MORE THAN A MILLENNIUM DOME | Darrin Henry
The Hagia Sophia museum in Istanbul, Turkey, is a treasure trove of photographic possibilities; a stunning architectural fantasy of a building filled with light and shadow gliding softly across the ancient marble surfaces. In a city bursting with incredible buildings, this was my favourite. It was my birthday on the day we chose to visit which made it all the more special.
Sharon and I were spoilt with a brilliant view of the Hagia Sophia from our hotel room; the bulbous domes and rocket shaped minarets stirred our imagination and curiosity every day of our stay, especially when the haunting wail of the Muslim call to prayer crackled from the loudspeakers and echoed across the rooftops.
Museum with the Big Buttresses
Up close to the building, on the day of our visit, the first thing I noticed was the intricate detail that is invisible from a distance; every last piece of the Hagia Sophia museum construction is a work of art it seems. Nowhere did the builders take the simple or easy option.
Before we even made it through the entrance gate there were tour guides who approached us rather suddenly, offering their services. It all felt a bit too informal, unprofessional I guess, so we declined, however, other people later told us the guides are really good.
We bypassed the ticket counter queue by using the self-service kiosk nearby, then just walked through to the garden area after the obligatory bag search from security. Using the kiosk saved a good few minutes.
Entrance to the museum itself is under tall archways supported by no nonsense, big chunky walls. These are in fact buttresses, added to support the weight of the main dome which had caused the outer walls to buckle.
The Ancient History of the Hagia Sophia Museum
The Hagia Sophia museum is a masterpiece of architecture and history that stretches back more than 1,000 years before Columbus ever set sail for America. That puts the significance of the building into perspective for me.
Originally built by the East Roman Empire as a church in 360AD, the Hagia Sophia retained this use for nearly 1,000 years. It was then converted and used as a mosque for nearly 500 years. Finally in 1935 it was turned into a museum which is what we know today.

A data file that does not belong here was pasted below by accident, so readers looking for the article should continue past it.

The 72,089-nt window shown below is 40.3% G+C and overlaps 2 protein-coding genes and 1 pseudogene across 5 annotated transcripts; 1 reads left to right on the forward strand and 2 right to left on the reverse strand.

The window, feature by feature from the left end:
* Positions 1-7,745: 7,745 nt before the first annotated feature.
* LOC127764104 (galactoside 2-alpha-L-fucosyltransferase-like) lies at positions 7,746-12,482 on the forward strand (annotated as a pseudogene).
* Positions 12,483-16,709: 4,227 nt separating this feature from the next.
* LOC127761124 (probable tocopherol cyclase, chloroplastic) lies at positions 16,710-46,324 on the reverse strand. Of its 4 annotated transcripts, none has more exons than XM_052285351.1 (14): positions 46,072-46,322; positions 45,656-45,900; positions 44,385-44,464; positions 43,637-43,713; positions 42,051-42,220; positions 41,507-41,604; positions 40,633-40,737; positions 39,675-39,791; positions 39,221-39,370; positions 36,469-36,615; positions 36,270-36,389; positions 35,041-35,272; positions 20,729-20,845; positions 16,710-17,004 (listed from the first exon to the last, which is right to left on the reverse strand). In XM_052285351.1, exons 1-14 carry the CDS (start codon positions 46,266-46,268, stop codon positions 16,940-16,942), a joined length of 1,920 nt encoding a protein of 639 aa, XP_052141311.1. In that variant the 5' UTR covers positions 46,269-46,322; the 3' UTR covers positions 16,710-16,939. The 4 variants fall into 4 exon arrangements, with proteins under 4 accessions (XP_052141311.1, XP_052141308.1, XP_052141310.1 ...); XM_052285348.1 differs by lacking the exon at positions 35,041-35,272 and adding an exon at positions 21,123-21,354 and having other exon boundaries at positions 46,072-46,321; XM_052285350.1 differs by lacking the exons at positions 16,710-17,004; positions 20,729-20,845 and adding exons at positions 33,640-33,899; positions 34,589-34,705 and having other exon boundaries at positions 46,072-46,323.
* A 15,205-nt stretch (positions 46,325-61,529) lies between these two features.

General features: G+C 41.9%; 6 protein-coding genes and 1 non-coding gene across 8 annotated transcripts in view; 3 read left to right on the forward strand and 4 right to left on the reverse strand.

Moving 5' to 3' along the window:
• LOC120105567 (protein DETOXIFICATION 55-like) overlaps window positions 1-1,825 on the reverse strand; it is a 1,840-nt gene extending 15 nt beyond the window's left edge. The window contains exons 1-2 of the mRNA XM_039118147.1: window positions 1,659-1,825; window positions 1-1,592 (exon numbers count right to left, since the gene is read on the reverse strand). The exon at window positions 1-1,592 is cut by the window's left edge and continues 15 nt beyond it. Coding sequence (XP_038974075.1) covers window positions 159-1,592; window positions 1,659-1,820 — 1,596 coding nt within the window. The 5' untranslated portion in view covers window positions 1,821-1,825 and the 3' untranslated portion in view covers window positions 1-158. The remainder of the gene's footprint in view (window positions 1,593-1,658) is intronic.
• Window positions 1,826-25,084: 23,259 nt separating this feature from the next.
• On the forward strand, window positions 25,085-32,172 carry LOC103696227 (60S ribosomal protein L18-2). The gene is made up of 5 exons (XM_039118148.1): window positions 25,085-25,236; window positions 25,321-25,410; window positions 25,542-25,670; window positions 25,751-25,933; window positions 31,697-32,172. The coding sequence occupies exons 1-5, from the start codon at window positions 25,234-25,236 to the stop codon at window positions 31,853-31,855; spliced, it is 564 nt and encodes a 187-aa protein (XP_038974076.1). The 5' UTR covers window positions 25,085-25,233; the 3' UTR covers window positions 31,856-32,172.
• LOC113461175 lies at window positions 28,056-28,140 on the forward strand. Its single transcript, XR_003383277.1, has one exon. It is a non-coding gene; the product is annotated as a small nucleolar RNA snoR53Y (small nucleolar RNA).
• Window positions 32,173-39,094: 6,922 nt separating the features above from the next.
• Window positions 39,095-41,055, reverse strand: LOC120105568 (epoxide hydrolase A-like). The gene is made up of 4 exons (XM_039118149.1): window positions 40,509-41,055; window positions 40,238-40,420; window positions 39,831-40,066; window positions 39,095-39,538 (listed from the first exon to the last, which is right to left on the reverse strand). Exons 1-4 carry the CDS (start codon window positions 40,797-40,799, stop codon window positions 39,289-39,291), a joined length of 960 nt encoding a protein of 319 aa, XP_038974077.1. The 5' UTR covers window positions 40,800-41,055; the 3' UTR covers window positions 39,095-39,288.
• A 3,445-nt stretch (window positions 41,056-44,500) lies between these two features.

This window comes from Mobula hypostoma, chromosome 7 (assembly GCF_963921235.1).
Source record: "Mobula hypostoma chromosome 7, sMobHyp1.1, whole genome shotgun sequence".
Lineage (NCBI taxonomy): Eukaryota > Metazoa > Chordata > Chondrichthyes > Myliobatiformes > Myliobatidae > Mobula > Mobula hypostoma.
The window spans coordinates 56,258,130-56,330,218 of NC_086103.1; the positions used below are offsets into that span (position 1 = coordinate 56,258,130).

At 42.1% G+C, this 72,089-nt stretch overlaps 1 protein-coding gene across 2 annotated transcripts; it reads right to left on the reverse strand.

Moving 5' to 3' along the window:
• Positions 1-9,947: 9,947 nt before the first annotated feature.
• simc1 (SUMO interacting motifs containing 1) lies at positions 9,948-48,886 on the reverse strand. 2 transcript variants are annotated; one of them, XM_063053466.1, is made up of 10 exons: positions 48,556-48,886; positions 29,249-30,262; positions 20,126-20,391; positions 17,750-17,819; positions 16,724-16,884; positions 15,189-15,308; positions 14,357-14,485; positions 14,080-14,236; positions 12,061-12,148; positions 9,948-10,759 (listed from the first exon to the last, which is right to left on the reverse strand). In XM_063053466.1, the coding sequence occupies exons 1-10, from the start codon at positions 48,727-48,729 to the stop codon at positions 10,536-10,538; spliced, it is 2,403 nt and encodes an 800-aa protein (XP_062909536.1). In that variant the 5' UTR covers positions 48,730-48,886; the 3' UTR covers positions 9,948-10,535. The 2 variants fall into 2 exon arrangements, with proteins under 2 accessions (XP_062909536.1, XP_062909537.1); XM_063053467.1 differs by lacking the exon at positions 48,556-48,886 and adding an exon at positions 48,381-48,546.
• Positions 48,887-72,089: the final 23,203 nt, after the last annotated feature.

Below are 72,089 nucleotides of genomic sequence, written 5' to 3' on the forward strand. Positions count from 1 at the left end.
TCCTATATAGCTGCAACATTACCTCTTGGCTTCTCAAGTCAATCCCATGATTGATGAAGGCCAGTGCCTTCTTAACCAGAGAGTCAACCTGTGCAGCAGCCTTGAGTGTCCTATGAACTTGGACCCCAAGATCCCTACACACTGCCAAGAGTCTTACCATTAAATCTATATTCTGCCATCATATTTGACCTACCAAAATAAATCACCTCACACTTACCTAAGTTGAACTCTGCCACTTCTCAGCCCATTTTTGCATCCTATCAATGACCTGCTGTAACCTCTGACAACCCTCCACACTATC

The Hagia Sophia that we entered was in fact the third construction on the same spot. The first two burned down and were demolished following public riots in 404AD and 532AD. Third time lucky, the last construction completed in 537AD remains, albeit with repairs and renovations over the centuries. But essentially, the Hagia Sophia is one and half thousand years old, a grand building that still takes the breath away after all this time.
Underneath our feet, hidden far below, was the Basilica Cistern built in 532AD, a part of the Hagia Sophia and another incredible piece of engineering that has stood the test of time.
…But First, Let Me Take A Selfie – Too!
Once inside the museum we found ourselves craning our necks to gaze upward into the ginormous spaces above us.
The walls are all decorated with either marble or beautiful mosaics. White, pink, yellow and green marble.
Way above, 55.6m above, to be exact, the signature feature of the Hagia Sophia, the main dome, stunning in colours of gold and blue, propped up by a circle of 40 little windows that help to illuminate the decorations with natural light.
It was quite funny watching tourists trying to setup selfies directly below the dome – but then we got suckered in and had to try it for ourselves as well! I’m sure other tourists were then having a smile at us.
Did You Know Buildings Have Wrinkles?
Interestingly, the Hagia Sophia is built over a fault line and is therefore prone to damage from earthquakes. Down the years the dome especially has suffered partial collapses from tremors beneath the earth’s surface and has had to be repaired and rebuilt.
Under our feet I couldn’t help but notice the large ancient marble flagstones, worn smooth with gentle curves from hundreds of years of footsteps. Cracks spidered out across the shiny surface like veins and wrinkles on an old person’s skin. I guess this was the skin of Hagia Sophia, the senior citizen of the world’s buildings showing her age.
Suspended around the main hall are eight big circular panels with calligraphic writings. These date back to 1849, installed during a period of renovation. They measure 7.5m in diameter.
Hagia Sophia, Best Building in Istanbul
Through the archways we wandered, discovering side chambers with tall window openings holding up black iron trellis bars. Up the spiralling staircases, peering over the balconies, posing for photos. Every modern picture taking device was on show, from mobile phones to big DSLR cameras as visitors all tried to capture a worthy memory. Columns, archways, marble, mosaics, bricks and cobblestones. Light and shadow. One and half thousand years of history, and then some! How could we not be impressed?
We spent over three hours touring the Hagia Sophia museum, including a break for lunch at the garden cafe outside. It’s a breath-taking building, even more so when you try to wrap your head around just how old it is. An unforgettable birthday treat, for sure.